If the FCOM is our Bible, it comes to evidence that SOPs are the mass rituals.

And there is absolutely no way around it.

This is how NASA described it in 1979 :

" The NASA research presented at this meeting found that the primary cause of the majority of aviation accidents was human error, and that the main problems were failures of interpersonal communication, leadership, and decision making in the cockpit. CRM training encompasses a wide range of knowledge, skills and attitudes including communications, situational awareness, problem solving, decision making, and teamwork..."

We could elaborate further but the principles are very clear : they are about teamwork, situational awareness, communications and decision making in this case.

1/ Communications :
The emitter should control his message and reduce as much as possible any ambigity.
He should also consider how available the attention of the receiver (s) is.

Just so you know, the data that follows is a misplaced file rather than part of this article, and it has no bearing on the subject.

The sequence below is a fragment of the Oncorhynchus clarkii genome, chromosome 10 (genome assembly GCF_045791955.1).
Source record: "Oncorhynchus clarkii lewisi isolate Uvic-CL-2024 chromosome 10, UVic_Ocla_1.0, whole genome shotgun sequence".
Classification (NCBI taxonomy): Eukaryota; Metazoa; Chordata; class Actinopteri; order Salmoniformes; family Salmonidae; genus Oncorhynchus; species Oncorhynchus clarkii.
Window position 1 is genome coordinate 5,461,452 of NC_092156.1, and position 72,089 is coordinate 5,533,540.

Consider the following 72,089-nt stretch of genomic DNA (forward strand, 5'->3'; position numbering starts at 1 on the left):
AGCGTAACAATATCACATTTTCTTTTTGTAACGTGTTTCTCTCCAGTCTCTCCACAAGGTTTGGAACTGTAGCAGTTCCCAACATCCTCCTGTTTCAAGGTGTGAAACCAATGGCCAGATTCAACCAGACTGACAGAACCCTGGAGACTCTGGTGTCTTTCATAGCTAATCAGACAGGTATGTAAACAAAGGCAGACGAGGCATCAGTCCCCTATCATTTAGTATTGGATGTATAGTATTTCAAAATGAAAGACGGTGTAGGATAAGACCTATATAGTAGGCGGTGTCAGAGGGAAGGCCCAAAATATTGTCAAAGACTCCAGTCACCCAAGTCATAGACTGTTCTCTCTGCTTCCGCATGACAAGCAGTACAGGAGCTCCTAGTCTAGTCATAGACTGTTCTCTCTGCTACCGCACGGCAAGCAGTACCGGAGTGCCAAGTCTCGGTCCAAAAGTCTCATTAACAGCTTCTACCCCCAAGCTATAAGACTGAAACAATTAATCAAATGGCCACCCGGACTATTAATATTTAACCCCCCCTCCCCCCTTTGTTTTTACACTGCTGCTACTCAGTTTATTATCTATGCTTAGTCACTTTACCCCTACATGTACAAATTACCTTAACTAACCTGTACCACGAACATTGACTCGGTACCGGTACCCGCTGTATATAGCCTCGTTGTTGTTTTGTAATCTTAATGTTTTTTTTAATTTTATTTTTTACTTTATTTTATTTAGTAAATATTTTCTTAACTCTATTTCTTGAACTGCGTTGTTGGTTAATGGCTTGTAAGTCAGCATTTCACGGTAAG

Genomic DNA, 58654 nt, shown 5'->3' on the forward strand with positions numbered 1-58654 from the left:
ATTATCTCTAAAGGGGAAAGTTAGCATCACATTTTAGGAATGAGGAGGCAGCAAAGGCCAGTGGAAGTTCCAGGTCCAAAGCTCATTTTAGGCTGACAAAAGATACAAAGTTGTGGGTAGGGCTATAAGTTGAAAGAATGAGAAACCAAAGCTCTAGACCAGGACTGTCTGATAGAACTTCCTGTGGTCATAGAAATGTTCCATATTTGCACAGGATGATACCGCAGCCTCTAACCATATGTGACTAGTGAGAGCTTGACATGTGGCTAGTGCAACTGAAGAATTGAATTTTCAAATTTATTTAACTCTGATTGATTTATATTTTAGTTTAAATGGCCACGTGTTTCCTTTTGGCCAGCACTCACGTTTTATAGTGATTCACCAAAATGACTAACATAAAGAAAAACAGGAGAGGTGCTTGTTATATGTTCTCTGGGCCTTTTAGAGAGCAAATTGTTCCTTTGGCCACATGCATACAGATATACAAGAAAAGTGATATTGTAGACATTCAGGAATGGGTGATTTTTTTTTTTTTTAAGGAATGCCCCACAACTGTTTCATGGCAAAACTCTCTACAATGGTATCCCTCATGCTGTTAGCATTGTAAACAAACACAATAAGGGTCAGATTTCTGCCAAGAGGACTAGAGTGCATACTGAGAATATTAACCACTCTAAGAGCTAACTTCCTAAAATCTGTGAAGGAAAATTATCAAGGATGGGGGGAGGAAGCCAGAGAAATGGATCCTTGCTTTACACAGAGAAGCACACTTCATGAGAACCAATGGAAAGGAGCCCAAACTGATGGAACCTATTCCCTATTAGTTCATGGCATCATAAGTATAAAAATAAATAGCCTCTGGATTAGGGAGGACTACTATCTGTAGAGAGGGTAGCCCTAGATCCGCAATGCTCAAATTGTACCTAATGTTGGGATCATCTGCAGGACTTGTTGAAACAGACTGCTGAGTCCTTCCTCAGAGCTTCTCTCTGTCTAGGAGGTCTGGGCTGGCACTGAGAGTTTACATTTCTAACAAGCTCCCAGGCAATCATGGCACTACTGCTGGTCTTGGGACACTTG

On the other hand, the receiver has to :
- hear the message (vwhich implies mobilising perceptive resources)
- Correctly interpret the message
- Acknowledge he's received the message

2/ Situational awareness :
It can't be done unless there is a common project of action, which will totally determine the way we understand the world ( here the conduct of the flight and the environment - terrain, weather... etc...)
So... the absence of a common project of action automatically leads to an impossible comprehension of a given situation... rings a bell ?

3/ Decision making :
We have here to distinguish between long term decisions which are the captain's exclusive responsibility and short term decisions which can be delegated to the F/O.
Among the factors influencing this decision-making process, access to information is paramount.

Now, before I wrote too long a post, and considering the company SOPs on a Go Around are in this order
PNF : "Alarme" ("Warning" )
PF :"Remise de gaz, volets 20" ("Go Around, Flap 20")